By Ari Siletz
Everyone at the recent Iran Human Rights Seminar in San Jose got a copy of the Universal Declaration of Human Rights (UDHR). During the presentations there was much discussion of religion, and it is possible to review the event by comparing the UDHR to a much older declaration in the Bible.
There are ten commandments in the laws of Moses, and three times as many in the UDHR. The first four laws that came down from the mountain aren't at all about how humans should treat each other; rather they establish the authority of the lawgiver:
1. I'm God.
2. Don't worship anything else.
3. Respect my name.
4. Every seventh day is "God day." [See note 1]
After God uses up almost half the space on the tablet flashing his police badge and gun, he finally gets around to saying we shouldn't rob and murder each other.
By comparison, none of the articles of the UDHR claim the power to enforce. The first article, for instance, simply says, "All human beings are born free and equal in dignity and rights. They are endowed with reason and conscience and should act towards one another in a spirit of brotherhood."
There is no reference to authority because the code isn't meant for individuals; it is meant for states. Lawgivers themselves. The only god able to lord over these super beings is History. This is reflected in the preamble to the UDHR, which basically warns:
1. I'm History.
2. Respect human rights and your reward shall be peace and joy.
3. Violate human rights and your punishment will be war and a pissed off population.
The conference itself was a showcasing of restrained but powerfully articulated anger. Smoke and rumbling from Mount History.
Bahais are the most severely persecuted religious minority in Iran. Their leaders are jailed or executed. They are denied access to higher education. Employers are pressured to fire Bahai employees, and lawyers are too intimidated to accept Bahai clients.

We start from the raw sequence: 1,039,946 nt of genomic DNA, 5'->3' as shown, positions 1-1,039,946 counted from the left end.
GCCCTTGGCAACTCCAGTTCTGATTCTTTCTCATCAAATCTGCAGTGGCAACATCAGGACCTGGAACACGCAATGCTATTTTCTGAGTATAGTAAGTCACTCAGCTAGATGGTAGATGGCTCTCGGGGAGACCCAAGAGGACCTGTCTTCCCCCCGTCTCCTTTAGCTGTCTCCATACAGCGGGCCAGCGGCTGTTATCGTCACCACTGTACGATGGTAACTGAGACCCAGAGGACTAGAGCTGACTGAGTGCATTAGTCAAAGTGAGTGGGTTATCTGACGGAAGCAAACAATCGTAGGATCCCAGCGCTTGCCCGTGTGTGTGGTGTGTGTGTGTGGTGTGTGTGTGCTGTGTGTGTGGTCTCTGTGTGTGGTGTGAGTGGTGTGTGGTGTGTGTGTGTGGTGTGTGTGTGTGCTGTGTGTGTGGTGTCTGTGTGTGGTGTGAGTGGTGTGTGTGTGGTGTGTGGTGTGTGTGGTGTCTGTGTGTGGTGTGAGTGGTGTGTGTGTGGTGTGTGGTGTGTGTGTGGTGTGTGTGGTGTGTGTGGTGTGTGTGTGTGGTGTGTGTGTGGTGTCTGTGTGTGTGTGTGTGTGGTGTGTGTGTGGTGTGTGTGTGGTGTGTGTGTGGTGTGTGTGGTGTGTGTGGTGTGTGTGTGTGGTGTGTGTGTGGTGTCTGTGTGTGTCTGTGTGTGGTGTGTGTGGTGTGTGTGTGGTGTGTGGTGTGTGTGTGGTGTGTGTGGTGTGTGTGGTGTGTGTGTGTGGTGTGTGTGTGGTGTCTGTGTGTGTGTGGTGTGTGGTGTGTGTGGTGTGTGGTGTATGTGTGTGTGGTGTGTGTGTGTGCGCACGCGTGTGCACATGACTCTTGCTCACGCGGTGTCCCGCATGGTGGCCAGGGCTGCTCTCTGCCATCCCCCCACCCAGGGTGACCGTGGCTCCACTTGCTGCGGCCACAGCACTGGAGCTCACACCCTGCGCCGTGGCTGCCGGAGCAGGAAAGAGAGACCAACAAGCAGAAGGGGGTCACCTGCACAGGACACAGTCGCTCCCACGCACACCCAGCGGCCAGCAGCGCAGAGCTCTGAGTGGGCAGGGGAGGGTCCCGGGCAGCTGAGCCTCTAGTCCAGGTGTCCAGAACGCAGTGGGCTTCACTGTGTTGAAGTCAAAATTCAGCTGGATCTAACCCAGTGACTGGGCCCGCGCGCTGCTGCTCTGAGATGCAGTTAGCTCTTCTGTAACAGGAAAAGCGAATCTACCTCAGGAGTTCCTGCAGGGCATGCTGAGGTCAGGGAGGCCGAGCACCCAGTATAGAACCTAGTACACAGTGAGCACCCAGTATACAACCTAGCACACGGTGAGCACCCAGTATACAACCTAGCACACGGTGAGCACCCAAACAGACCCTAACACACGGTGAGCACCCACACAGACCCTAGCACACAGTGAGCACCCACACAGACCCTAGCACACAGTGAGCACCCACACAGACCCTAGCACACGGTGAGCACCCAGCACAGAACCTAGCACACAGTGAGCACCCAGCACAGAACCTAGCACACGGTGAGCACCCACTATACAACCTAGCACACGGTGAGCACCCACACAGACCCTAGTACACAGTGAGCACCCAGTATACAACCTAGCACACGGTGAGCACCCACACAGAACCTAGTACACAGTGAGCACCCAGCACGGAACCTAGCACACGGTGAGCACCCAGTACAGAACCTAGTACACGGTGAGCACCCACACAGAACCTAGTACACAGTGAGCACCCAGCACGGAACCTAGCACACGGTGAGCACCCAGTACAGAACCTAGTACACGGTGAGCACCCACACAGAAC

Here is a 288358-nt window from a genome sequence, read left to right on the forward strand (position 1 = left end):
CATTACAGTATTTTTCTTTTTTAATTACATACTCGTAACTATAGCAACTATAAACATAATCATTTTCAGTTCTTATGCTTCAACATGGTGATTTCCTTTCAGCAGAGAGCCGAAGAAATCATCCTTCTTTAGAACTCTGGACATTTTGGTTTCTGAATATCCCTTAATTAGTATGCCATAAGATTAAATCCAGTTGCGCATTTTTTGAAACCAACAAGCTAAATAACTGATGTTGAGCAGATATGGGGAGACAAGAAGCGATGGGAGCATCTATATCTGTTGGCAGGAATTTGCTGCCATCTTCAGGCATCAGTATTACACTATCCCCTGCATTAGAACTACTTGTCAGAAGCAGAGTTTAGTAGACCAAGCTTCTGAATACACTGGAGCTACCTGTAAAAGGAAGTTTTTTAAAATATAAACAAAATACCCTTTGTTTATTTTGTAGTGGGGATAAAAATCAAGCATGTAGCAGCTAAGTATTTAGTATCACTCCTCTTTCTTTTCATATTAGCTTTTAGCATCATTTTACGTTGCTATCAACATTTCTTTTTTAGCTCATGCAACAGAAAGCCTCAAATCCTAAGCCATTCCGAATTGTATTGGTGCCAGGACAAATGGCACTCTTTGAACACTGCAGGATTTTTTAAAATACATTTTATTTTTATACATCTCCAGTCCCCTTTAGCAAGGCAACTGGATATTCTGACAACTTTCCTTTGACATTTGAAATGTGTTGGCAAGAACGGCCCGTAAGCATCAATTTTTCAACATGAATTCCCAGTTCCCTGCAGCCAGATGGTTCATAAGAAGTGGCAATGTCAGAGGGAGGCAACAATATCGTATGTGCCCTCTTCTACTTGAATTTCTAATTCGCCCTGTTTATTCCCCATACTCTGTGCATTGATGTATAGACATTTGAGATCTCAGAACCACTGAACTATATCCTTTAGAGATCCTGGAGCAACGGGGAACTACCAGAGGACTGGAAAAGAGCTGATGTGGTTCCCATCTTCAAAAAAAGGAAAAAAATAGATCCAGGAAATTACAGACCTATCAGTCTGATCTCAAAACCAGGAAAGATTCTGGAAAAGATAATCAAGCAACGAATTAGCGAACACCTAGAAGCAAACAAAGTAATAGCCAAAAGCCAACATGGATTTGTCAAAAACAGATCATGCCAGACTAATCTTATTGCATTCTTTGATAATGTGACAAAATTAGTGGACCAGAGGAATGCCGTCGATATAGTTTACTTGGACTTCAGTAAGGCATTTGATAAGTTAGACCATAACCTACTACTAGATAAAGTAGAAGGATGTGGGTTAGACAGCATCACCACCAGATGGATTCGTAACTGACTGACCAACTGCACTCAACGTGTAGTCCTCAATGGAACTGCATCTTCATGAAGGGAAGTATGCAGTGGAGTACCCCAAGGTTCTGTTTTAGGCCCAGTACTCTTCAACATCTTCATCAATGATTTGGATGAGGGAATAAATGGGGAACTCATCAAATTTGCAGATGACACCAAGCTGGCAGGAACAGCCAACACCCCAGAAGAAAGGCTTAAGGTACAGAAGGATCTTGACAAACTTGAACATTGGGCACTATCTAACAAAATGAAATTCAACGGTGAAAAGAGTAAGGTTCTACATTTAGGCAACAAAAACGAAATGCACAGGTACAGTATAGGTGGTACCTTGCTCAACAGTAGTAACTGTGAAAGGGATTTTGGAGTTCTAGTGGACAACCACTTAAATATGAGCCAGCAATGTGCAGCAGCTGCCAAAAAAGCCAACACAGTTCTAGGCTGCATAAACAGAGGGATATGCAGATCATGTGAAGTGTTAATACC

Christians, Jews and Zoroastrians have nominal freedom under Islamic law to practice their religions. But IRI laws are cleverly designed to whittle away at these rights. One conference speaker, Dr. Jaleh Pirnazar mentioned an IRI law where if one member of a family in a religious minority converts to Islam then all the rights of inheritance go to that person, disinheriting the other family members. These sneaky persecutions slowly institutionalize our culture's traditional mistrust and contempt for members of minority religions.
The audience questioned critically whether defending the right to religion does not go against the secular grain of human rights. After all, which of these God based institutions wouldn't do the same to Muslims if the situation were reversed? The answer seems to be that if the UDHR is powerful enough to liberalize Islam, then it would also restrict intolerance in other faiths.
At one point in the panel discussion Neda Shahidyazdani, speaking for the Bahai, told a story that transcended even the articles of UDHR. A Muslim man broke into tears after handing over the body of an executed Bahai to the victim's mother. He said he wished he were not part of a system that would commit such crimes. Is it not a human right to live in a society where one is not forced to contribute to crimes of conscience? As an Iranian-American I feel this violation of my human rights every time I remember my taxes pay the salaries of torturers in Guantanamo prison.
The Million Signature Campaign to stop gender discrimination in Iran is currently at the frontlines of human rights efforts. IRI laws discriminate against women regarding polygamy, divorce, child custody, inheritance, blood money, court testimony, travel abroad, public appearance, and many other issues. Women's rights activist Fariba Davoodi Mohajer made a strong play for leadership of the dissident community by pointing out that the vigor in the women's movement could energize other political movements too damp to ignite.